Lamar and Donte tick off the virtues they're learning: honesty, responsibility, respect, generosity. They both like school uniforms. "If you wear jeans and an armless shirt, then it's like you don't want to learn," Donte explains. St. Peter Claver, adds their mother, expects students to "dress for success."

"Our principal tells us that black students should be leaders, not followers," says Lamar.

Yes, you say, but that's just one family. OK, let's try another:

In Minneapolis I met another Kids First family: Chalnicea Smith and her 12-year-old daughter, Musulyn Myers. Smith, a single mother, recently lost her job as a home health aide. Musulyn is in seventh grade at Ascension School in north Minneapolis.

Musulyn was out of control in her public school kindergarten, says Smith. "She was suspended -- in kindergarten! I was being called to school all the time. At the end of the year, I vowed, 'She's not going back.' "

Musulyn's conduct improved dramatically when she switched to Ascension, whose students are 95 percent minority and nearly 60 percent low-income. Again, the school's moral vision was key.

"Ascension teaches the kids a clear sense of right and wrong," says Smith. "Every day, they learn self-discipline, trustworthiness, kindness and gratitude." The school uniform, she adds, is a constant symbol of this moral code. "It shows that school is about what you learn, not how you look."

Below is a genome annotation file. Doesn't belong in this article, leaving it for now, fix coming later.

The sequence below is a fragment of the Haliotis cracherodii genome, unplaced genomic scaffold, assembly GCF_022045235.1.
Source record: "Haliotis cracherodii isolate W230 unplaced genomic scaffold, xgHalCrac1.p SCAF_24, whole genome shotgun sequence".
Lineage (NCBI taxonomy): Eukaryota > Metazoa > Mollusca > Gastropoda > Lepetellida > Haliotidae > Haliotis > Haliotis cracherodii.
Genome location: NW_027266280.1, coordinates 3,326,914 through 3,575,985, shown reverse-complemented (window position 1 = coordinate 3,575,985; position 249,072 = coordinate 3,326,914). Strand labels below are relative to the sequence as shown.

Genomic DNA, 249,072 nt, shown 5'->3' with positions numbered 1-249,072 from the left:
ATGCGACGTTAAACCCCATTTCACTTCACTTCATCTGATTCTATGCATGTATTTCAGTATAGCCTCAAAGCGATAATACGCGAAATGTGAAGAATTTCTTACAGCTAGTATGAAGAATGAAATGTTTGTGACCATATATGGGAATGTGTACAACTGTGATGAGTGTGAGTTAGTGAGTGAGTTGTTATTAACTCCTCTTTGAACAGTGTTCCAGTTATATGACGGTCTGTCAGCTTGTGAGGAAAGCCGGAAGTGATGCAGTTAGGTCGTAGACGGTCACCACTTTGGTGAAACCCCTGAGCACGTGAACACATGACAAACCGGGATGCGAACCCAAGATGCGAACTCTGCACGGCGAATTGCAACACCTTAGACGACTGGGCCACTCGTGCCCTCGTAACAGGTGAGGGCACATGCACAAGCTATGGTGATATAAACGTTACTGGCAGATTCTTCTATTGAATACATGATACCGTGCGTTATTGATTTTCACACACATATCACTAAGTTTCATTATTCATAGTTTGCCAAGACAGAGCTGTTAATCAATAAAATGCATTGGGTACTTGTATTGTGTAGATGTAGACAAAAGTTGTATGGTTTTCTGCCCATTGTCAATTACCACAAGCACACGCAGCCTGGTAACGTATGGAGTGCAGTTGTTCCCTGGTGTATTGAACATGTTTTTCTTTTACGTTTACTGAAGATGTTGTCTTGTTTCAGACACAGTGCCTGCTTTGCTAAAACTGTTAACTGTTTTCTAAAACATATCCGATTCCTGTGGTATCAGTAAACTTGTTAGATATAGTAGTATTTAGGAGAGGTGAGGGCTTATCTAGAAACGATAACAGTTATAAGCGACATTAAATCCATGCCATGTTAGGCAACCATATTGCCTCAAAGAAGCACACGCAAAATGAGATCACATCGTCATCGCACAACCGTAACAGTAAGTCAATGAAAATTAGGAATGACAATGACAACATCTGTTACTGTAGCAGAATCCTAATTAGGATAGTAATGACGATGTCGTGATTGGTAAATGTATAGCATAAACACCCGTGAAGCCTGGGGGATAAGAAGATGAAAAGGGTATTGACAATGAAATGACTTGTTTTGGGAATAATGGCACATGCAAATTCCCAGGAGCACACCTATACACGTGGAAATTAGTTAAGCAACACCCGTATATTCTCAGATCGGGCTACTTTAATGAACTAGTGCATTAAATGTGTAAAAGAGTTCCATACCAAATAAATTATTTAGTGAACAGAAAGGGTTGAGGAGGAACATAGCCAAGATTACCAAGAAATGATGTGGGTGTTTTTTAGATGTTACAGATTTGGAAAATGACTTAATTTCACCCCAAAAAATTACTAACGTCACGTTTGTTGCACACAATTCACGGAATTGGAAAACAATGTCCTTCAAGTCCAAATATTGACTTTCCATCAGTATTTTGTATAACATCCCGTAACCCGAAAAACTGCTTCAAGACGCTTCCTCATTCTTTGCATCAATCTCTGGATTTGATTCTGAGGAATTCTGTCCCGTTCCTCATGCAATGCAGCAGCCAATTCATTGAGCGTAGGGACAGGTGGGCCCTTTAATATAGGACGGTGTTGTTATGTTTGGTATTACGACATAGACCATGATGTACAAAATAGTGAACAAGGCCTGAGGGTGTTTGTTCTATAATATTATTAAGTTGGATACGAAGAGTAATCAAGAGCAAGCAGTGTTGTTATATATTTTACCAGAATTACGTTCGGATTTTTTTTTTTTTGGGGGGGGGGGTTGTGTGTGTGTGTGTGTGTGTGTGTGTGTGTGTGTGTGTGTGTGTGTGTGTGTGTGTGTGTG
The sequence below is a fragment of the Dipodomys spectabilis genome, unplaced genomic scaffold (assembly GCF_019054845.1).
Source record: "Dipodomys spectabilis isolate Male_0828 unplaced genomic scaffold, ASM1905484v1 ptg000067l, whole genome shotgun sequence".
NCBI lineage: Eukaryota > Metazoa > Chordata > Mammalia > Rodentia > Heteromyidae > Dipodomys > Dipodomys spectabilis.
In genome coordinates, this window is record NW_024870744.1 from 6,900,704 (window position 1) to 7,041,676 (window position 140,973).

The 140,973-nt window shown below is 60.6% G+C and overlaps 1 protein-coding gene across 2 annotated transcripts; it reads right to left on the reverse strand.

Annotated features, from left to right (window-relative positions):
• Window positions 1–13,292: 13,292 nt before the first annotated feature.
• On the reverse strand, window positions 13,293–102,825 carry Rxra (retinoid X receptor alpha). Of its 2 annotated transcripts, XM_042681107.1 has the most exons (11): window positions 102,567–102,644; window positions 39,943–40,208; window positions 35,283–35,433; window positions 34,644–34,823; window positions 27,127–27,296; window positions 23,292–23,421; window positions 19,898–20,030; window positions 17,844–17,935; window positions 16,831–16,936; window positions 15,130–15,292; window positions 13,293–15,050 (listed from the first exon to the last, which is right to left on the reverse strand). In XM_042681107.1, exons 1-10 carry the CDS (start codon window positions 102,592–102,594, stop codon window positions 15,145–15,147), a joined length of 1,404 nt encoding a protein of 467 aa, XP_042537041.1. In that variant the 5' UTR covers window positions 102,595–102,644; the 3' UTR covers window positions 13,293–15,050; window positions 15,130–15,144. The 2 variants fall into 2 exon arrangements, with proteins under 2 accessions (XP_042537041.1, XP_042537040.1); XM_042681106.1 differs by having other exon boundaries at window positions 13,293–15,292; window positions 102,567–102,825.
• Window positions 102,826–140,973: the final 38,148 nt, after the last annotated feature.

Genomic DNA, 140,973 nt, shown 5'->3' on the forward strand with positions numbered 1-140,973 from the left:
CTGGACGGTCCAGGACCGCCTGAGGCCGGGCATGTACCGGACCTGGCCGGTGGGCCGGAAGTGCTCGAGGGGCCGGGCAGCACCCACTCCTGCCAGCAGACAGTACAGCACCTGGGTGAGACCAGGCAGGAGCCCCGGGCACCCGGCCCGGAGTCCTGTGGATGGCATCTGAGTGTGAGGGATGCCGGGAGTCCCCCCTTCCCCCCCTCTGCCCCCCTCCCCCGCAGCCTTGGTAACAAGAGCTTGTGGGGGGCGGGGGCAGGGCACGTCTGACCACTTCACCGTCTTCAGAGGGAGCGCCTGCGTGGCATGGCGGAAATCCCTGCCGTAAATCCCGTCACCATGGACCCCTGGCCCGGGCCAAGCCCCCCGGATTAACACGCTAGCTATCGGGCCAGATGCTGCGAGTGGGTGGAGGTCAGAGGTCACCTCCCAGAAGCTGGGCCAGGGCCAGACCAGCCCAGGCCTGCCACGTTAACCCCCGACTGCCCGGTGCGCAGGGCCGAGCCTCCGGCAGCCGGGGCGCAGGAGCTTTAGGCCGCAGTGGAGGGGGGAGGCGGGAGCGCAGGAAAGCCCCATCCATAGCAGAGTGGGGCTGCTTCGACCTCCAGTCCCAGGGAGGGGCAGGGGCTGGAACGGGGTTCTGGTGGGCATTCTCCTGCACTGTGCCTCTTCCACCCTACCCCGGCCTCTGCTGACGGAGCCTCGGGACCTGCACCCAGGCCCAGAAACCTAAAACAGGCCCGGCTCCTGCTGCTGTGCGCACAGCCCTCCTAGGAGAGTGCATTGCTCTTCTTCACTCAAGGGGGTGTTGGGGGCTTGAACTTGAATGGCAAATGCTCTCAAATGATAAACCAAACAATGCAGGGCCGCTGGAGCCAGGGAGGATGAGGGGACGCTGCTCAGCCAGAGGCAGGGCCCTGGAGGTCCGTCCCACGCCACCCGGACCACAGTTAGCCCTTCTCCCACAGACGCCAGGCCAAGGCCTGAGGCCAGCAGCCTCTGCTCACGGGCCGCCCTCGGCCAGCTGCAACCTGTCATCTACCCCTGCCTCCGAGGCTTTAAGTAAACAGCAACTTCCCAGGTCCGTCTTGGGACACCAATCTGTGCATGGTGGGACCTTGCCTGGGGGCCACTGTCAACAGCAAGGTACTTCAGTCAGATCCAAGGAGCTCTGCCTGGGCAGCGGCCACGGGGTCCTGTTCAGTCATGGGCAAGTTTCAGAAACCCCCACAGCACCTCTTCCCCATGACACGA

That last comment reminds me of Judie's line after seeing the back-to-school fashions being advertised: "Looks like you've got two styles to choose from - hooker or homeless."

You notice one theme that runs through Kersten's story? Moral values. Moral authority. The one thing that isn't taught in public schools, where authority, when it is exercised at all, lacks any kind of context to give students a reason to accept it.

The public school establishment in this country doesn't have the interests of children at heart. They're a lobby group trying to protect the power and influence of its members, and justify its own existance. They keep going to the public with one referendum after another to keep raising taxes, even as the number of children attending public school decreases. It's all a power game for them. (I don't mean to implicate all public school teachers in this statement; many of them are dedicated teachers who don't feel the union speaks for them.)

Clearly, faith plays a role in the success of these students. It's too bad groups like the NEA don't have the faith to accept it. But they have faith only in themselves, and the god called government to which they pray, every legislative session when it's time to make out the budget. And worshipping this god, just like all the small "g" gods that have ever existed on this earth, is ultimately doomed to failure. The shame is, it takes so many good and innocent people down with it.